Grace College professor and Kosciusko Lakes and Streams director Nate Bosch authored a new publication in the September issue of the Journal of Great Lakes Research reporting the impacts of agriculture on lakes. The study focused on agricultural lands in Indiana, Michigan and Ohio that surround Lake Erie.
The implications of the research extend to Kosciusko County.
Nutrients, such as phosphorus and nitrogen, can cause harmful algae and low dissolved oxygen levels in lakes where the nutrient levels are too high. Agriculture can be a source of these nutrients to lakes.
Knowing this, Bosch used a computer model to test ways to reduce nutrients entering Lake Erie.
The study looked at three different agricultural practices: cover crops which keep plants growing on land year-round; no-till agriculture which removes all tillage efforts to mix up soil; and filter strips which are planted along streams and ditches to filter water as it runs off fields.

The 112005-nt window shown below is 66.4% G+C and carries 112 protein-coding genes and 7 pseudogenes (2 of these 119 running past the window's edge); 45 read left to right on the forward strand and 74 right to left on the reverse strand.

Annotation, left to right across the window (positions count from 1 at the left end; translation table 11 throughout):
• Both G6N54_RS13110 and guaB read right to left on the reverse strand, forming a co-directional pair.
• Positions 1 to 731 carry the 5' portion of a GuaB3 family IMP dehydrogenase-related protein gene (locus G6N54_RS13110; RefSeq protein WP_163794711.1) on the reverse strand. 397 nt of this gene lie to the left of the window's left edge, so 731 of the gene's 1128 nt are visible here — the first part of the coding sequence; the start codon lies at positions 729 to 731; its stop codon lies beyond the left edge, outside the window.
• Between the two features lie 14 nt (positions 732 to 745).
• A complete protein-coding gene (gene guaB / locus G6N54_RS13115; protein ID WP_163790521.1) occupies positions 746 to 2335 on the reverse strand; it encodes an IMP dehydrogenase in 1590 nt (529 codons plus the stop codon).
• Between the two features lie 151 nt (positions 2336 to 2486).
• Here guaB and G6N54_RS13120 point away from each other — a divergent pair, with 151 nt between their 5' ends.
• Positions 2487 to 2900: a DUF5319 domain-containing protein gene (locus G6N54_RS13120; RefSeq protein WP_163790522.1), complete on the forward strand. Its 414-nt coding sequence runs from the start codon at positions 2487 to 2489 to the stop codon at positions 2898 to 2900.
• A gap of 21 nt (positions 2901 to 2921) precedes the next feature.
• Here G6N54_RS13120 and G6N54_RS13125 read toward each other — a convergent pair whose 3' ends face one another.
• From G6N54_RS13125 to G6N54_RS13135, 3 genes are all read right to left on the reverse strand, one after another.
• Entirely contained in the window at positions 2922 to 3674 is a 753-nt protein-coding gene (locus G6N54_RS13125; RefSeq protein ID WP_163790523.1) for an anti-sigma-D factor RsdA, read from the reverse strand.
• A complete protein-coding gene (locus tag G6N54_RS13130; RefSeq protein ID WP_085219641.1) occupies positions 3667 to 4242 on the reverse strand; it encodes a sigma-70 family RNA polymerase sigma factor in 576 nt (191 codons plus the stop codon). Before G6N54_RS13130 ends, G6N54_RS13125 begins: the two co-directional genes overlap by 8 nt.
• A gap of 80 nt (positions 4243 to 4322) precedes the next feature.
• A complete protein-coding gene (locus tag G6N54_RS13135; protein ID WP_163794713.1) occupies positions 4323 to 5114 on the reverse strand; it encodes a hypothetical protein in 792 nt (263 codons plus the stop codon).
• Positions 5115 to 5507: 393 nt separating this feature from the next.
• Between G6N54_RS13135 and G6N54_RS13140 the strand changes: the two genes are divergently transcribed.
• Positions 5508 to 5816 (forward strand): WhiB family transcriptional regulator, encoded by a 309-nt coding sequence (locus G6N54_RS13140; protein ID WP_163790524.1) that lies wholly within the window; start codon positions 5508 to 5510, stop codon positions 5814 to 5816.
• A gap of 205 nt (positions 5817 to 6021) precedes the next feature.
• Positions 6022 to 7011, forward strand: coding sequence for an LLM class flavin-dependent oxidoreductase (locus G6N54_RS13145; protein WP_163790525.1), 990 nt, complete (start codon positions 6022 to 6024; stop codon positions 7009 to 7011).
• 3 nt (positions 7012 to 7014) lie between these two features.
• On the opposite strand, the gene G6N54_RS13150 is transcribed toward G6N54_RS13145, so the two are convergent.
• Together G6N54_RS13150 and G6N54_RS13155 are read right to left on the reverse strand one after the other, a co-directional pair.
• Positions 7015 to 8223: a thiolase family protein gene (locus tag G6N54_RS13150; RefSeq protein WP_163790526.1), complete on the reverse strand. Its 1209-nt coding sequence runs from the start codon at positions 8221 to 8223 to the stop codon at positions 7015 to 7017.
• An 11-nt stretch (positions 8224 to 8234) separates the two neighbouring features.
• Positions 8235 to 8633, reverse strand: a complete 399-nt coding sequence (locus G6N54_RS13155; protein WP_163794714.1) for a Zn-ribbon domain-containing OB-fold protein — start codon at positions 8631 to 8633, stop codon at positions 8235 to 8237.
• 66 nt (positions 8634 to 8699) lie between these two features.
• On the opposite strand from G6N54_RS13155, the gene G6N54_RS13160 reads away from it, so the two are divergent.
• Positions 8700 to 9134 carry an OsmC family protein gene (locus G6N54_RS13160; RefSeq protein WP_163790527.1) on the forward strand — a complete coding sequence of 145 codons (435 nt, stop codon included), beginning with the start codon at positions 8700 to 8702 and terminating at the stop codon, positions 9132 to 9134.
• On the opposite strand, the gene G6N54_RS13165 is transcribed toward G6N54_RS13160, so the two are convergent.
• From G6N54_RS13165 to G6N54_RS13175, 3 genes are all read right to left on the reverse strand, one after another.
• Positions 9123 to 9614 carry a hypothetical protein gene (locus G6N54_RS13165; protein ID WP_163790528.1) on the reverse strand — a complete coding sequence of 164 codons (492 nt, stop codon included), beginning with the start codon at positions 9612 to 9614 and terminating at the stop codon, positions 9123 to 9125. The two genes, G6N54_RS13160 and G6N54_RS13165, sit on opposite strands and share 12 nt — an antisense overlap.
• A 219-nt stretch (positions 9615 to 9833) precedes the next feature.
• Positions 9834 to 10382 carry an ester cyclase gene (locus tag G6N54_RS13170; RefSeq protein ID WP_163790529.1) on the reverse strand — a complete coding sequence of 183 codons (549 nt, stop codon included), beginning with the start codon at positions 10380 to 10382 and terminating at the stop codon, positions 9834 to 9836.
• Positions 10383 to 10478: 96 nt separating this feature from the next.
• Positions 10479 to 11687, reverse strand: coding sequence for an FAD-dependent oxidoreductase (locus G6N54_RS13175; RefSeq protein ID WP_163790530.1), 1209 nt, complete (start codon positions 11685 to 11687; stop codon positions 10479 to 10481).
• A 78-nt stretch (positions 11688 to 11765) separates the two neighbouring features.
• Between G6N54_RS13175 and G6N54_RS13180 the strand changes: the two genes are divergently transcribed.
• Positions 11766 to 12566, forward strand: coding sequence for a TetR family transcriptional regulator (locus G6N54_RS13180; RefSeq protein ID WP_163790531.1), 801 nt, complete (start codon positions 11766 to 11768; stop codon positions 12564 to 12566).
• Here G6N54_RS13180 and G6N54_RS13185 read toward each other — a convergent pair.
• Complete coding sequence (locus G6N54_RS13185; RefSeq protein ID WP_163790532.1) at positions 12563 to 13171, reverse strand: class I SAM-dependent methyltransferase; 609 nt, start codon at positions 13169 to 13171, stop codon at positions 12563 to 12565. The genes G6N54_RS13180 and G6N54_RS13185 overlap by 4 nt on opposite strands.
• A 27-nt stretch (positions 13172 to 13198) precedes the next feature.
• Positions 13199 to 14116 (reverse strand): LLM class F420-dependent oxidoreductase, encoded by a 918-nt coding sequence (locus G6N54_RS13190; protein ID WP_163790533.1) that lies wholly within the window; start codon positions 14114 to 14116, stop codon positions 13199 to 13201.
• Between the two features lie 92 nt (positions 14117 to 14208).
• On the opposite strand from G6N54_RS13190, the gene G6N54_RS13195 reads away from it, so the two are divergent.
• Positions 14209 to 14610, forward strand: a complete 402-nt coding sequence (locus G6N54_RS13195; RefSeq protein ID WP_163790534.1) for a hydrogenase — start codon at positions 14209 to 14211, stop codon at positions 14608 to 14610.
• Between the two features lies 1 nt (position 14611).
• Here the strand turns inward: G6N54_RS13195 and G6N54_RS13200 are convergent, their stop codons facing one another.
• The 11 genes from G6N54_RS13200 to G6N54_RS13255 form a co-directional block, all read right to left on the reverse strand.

When these beneficial practices were targeted at specific locations around the lake, rather than at random, a greater reduction in nutrients entering Lake Erie was observed.
“Our results indicate that an ‘all-of-the-above’ strategy is needed to substantially reduce nutrients and that these beneficial agricultural practices should be much more widely implemented,” said Bosch. “These practices can help protect local lakes and ensure that agriculture continues to be a vibrant economic driver in Kosciusko County.”
Locally, groups such as the Kosciusko County Soil and Water Conservation District and the Natural Resources Conservation Service partner with local famers to increase the use of these practices.
For more information about this study contact Grace College’s lakes and streams center at KLASinfo@grace.edu or (574) 372-5100, Ext. 6445.